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Topic: Serial print refresh time (Read 3266 times) previous topic - next topic

Arrch

#30
May 25, 2012, 11:28 pm Last Edit: May 25, 2012, 11:33 pm by Arrch Reason: 1
AWOL was right, my example was "rubbish".

They should have been char or byte rather than short. The concept still stands, just didn't have the right type for my example.

jraskell

Program size that is shown by Arduino is the size of the 'code' portion of the hex file.  Variable declaration data is stored in the same file, but as a separate 'section' of the file, and is not included in the reported program size.  The details of the hex file are a bit more complicated, but if you're feeling particularly ambitious, this page: http://www.nongnu.org/avr-libc/user-manual/mem_sections.html will give you an introduction to how it's laid out.  Just be forewarned, it may only make you more confused than you currently are though.  It isn't beginner material.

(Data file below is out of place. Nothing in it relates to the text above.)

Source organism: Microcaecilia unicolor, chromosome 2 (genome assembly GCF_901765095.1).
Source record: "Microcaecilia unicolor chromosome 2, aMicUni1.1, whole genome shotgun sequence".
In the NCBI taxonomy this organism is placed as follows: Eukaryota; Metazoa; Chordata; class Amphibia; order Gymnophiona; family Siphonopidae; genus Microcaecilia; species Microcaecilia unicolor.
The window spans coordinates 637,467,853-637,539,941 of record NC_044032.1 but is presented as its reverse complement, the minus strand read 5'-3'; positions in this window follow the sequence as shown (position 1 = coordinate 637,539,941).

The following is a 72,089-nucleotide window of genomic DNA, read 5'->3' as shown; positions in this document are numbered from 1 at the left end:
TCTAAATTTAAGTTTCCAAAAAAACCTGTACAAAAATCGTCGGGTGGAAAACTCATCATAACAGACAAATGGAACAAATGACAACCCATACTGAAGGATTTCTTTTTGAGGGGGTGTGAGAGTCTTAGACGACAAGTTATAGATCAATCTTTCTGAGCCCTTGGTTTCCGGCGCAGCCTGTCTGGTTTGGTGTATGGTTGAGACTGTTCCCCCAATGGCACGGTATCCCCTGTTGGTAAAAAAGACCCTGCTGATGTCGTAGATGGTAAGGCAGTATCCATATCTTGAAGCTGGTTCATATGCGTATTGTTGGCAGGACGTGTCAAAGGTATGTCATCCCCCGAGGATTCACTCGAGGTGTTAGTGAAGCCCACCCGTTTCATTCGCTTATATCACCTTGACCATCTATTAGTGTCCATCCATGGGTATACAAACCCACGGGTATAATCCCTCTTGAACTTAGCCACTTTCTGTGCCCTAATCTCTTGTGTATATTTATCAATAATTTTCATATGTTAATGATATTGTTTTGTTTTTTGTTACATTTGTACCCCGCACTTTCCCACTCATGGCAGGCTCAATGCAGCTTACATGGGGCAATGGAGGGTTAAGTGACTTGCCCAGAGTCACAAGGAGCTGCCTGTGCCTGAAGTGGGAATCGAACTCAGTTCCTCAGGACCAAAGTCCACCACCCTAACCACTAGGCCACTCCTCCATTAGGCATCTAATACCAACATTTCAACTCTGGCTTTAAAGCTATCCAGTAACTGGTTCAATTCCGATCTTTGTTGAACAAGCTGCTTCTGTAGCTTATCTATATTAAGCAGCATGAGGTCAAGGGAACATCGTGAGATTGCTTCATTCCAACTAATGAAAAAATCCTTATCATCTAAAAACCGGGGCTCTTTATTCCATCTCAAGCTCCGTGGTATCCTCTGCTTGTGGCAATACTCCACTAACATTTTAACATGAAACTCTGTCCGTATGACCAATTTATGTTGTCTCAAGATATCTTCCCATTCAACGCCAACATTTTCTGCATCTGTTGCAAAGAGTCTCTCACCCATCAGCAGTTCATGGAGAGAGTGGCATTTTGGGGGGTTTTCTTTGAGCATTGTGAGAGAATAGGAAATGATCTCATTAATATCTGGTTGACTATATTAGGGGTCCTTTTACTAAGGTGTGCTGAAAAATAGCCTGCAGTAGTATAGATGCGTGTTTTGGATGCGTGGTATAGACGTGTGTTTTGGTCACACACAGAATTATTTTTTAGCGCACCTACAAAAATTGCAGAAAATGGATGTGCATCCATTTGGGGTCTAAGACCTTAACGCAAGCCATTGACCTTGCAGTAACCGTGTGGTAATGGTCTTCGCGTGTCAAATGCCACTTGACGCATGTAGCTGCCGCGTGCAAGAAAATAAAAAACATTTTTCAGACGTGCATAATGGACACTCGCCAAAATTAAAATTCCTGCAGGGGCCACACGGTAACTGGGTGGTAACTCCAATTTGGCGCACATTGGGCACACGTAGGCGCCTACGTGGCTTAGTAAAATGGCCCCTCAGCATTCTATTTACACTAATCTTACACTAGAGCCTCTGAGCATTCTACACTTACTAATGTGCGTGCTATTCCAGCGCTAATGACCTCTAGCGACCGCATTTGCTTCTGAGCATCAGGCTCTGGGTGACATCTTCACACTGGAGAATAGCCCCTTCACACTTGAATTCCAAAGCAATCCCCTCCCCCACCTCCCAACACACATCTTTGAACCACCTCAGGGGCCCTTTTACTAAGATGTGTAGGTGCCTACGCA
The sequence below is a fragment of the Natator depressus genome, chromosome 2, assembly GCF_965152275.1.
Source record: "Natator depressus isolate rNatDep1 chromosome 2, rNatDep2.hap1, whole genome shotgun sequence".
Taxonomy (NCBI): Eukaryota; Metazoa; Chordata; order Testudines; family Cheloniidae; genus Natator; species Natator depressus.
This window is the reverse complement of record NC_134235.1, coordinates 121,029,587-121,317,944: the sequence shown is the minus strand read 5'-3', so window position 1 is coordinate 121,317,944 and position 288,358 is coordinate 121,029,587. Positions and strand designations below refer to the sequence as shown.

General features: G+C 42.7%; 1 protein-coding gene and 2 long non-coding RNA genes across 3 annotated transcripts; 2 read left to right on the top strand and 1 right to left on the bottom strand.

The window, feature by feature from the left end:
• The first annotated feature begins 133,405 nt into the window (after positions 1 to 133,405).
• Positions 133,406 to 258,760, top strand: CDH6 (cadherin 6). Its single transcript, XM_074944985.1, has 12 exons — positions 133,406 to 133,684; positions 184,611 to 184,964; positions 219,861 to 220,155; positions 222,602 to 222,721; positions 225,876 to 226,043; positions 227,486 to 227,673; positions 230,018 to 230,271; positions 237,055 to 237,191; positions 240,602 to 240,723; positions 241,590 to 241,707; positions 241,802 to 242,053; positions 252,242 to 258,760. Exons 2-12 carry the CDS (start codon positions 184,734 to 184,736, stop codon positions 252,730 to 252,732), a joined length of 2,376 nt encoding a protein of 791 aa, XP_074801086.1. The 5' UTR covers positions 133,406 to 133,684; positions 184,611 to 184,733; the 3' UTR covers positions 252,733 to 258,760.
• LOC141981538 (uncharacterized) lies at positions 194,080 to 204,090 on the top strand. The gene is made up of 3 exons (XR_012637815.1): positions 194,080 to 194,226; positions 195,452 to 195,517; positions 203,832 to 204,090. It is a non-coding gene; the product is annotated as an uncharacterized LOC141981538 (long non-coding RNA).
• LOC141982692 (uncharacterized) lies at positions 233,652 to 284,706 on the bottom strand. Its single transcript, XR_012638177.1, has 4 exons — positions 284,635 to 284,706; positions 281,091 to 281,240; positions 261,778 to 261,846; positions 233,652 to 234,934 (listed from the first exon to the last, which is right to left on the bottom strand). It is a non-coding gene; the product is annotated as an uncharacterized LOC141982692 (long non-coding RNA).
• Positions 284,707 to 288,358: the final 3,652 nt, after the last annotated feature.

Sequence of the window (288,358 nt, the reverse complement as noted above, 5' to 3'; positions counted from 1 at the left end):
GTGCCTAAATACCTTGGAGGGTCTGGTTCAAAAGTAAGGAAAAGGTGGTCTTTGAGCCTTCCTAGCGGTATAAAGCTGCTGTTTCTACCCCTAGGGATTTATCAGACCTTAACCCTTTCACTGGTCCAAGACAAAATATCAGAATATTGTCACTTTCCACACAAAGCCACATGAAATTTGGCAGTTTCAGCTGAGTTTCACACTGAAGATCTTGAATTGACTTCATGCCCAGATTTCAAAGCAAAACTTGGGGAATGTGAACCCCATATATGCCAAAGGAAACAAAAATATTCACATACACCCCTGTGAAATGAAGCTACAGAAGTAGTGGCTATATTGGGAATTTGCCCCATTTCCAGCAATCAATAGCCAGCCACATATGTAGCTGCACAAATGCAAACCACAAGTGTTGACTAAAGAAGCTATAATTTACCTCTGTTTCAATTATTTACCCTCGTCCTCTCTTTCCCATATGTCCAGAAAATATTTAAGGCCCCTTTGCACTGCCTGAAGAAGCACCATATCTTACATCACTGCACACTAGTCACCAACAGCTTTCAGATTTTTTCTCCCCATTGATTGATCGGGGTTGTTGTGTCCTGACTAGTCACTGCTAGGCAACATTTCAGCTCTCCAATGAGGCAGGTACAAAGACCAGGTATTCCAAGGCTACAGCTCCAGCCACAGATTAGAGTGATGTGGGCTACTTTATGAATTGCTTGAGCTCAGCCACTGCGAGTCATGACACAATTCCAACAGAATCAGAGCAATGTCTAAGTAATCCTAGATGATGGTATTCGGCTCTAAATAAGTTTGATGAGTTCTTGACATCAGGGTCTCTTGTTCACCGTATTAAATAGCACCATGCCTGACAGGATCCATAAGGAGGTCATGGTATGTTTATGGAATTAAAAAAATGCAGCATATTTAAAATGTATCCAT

jtw11

Ahh - that would explain perfectly why the size isn't changing! I think I'll leave studying the link too hard for a while! :D

If an int (or a long or anything for that matter) is not defined as either signed, or unsigned - which does it default to? Unsigned I'd presume.

majenko

you'd presume wrong.

Some are signed, some are unsigned.

The basic types (int, char, short, etc) are usually signed by default.

Special types defined specifically by the Arduino code (byte, etc) may be unsigned.  You'd have to read the documentation to be sure.

That's why I never use the arduino specific ones and always use proper named ones.

Of course, there are the explicit ones - uint16, etc, where the "u" means unsigned, and the 16 means 16-bit, or 2 bytes.

jtw11

Okay, I've got what I need to know for this program at least. I can't see saving 1 or 2 bytes here or there are going to help with anything in the long run anyhow - but knowledge is king  ]:)

Thanks to all those who replied for their help!

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